SANTO DOMINGO (AFP) — The death toll from Tropical Storm Noel's rampage through the Caribbean rose to at least 59 on Wednesday as torrents of water swept away entire families in the Dominican Republic.
Floods forced people to climb onto their roofs or to perch on trees in affected areas of the Dominican Republic, where at least 41 people were killed and another 38 were reported missing.
In one neighborhood of Santo Domingo, entire houses disappeared under the flood waters.
Noel barreled across the Dominican Republic on Sunday, and slammed Haiti the next day. On Wednesday, Noel's sequels continued to wreak havoc over Hispaniola, the island the two countries share, as the storm moved across Cuba, emerged in the Atlantic Ocean and targeted the Bahamas.
"The situation is still dangerous and the number of deaths could rise," said Luis Luna Palino, who heads the Dominican Republic's National Emergencies Center (CNE).
"Rescuing people is becoming difficult because the rains are continuing," Palino told local radio, adding that floods had cut off 39 communities in the south of the country, where one third of the population was left without power.
"The worst of the situation is the flooding of rivers," he said.
More than 25,500 people fled their homes, over 6,000 homes were damaged, and 10 bridges collapsed, authorities said.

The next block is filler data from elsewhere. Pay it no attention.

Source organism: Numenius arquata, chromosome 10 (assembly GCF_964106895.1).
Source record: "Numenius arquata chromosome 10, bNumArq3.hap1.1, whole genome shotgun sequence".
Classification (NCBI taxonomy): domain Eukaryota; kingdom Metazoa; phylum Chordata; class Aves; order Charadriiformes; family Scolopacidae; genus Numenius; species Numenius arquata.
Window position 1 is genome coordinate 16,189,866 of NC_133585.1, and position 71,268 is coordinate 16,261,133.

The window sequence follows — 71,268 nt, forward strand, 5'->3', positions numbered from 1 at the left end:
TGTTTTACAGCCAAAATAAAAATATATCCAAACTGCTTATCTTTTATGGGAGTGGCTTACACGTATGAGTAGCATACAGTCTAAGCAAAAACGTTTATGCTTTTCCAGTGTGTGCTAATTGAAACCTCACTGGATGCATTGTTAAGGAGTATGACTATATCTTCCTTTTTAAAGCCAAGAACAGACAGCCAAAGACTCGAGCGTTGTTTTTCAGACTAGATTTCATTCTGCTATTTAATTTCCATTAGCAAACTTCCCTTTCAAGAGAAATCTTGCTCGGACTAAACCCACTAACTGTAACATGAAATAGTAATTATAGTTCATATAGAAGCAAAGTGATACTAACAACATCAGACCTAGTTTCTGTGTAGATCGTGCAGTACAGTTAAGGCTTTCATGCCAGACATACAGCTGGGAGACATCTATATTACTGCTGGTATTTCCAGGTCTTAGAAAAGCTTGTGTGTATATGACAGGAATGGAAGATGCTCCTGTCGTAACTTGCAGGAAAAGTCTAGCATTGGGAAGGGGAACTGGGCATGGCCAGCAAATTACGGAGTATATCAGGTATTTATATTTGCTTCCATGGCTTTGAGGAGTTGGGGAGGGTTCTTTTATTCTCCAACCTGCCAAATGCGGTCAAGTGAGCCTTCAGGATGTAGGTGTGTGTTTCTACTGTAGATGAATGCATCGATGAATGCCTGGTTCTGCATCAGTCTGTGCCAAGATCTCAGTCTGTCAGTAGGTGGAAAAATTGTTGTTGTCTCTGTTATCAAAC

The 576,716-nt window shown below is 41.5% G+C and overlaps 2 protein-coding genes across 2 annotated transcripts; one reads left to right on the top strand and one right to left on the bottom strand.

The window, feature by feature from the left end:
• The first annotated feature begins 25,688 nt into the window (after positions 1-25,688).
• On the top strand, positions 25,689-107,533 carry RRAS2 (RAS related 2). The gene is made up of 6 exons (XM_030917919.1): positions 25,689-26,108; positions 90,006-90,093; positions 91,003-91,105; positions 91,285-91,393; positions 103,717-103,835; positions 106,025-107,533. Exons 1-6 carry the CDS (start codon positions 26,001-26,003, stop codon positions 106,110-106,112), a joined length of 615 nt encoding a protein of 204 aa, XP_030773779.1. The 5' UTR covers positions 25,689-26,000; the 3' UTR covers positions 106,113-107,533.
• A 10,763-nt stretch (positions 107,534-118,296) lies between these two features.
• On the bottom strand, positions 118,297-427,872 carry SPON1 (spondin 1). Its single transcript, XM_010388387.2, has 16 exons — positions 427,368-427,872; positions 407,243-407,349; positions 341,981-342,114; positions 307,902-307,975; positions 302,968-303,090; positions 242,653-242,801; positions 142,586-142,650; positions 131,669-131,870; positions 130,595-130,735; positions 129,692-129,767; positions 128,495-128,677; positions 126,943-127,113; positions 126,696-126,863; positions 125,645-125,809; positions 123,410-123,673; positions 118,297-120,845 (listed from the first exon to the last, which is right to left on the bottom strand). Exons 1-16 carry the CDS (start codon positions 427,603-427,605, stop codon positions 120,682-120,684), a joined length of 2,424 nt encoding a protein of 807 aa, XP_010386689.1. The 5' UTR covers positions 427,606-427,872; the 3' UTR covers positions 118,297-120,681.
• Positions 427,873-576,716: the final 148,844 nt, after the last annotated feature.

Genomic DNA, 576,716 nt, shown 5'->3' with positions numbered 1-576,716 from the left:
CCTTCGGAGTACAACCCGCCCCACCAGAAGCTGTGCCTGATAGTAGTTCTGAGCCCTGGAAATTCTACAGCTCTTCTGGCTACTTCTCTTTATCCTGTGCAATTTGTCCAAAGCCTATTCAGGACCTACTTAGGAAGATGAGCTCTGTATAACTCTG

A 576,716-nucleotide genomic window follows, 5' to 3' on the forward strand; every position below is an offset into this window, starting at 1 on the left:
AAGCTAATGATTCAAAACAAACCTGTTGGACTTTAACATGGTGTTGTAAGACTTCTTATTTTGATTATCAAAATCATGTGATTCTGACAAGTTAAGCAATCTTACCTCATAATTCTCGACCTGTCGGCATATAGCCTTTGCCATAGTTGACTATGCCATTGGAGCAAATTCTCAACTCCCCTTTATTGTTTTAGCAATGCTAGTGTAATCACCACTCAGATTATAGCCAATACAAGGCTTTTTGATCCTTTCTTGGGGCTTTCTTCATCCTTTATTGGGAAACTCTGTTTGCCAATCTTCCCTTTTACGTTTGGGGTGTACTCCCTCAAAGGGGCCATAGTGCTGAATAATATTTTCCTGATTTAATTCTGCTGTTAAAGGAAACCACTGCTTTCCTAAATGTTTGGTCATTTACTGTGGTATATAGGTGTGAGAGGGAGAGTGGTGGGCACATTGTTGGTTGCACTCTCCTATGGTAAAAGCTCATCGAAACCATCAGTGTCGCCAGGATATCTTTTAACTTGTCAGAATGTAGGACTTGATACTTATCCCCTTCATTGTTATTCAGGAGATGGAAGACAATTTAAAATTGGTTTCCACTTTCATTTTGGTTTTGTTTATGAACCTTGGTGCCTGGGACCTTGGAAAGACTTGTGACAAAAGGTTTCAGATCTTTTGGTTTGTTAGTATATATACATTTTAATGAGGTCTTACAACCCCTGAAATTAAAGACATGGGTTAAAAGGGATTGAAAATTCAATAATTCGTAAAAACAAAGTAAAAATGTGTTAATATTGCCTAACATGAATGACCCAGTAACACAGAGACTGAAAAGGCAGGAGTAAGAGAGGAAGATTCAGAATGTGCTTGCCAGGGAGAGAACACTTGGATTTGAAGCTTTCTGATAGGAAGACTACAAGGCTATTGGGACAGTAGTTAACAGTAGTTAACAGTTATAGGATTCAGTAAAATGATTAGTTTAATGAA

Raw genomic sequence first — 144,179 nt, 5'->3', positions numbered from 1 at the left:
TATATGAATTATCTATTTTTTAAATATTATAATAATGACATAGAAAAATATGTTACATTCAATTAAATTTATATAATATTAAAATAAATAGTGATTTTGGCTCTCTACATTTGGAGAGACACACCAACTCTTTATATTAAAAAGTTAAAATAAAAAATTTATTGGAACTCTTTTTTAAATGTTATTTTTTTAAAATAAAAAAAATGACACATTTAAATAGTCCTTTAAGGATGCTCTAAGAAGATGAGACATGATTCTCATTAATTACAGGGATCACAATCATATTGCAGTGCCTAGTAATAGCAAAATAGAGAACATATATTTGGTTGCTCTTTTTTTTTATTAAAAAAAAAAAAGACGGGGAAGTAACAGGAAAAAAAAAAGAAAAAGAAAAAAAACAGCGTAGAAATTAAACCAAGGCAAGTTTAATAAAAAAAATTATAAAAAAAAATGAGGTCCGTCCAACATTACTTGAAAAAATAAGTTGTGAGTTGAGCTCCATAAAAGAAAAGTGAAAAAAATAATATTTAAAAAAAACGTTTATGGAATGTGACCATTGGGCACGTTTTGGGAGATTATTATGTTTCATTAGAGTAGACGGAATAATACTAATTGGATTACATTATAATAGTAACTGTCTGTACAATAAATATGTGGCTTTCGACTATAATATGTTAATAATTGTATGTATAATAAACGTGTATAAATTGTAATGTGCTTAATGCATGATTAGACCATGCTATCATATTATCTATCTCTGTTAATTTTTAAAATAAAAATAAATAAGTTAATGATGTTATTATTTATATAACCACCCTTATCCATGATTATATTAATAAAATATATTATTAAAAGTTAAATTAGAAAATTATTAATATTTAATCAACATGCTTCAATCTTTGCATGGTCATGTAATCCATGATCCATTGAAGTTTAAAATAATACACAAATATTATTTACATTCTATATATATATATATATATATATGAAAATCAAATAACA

Dominican President Leonel Fernandez announced a three million dollar relief package for storm victims.
In Haiti, there were at least 18 storm-related deaths, including a 14-year-old girl and her mother killed when an uprooted tree crushed their house in the capital.
Heavy rains swept away and destroyed homes in three departments, said Marie Alta Jean Baptiste, head of the country's civil protection agency.
Haitian Prime Minister Jacques-Edouard Alexis said 1.5 million dollars had been set aside to assist storm victims.
In Cuba, where some 15,000 people were evacuated, dozens of homes were damaged or destroyed, and floods cut off several areas. Local radio reported that numerous coffee fields were under water.
The Cuban Institute of Meteorology warned that much of the soil along Noel's path was already saturated from previous heavy rainfall, and urged residents be on the lookout for flooding.
Authorities feared further floods and mudslides as the storm drenched Caribbean nations already soaked by weeks of steady rains.
"These rains ... especially in Hispaniola and Cuba, are expected to cause life-threatening floods and mudslides," said forecaster James Franklin, of the Miami-based National Hurricane Center.
The storm headed back over water on Wednesday morning, emerging in the Atlantic Ocean off Cuba's northern coast, where it remained stationary for several hours but was expected to eventually more northward.
It packed maximum sustained winds of 85 kilometers (50 miles) per hour, with higher gusts and was expected to strengthen as it barrels over water.
Forecasters expected the storm to swirl over several islands of the Bahamas. Noel's forecast track indicated it would skirt Florida, but residents of the southeastern US state were urged to closely monitor its progress.
At 2100 GMT, the center of the Tropical Storm Noel was 305 kilometers (190 miles) south-southwest of Nassau, Bahamas.
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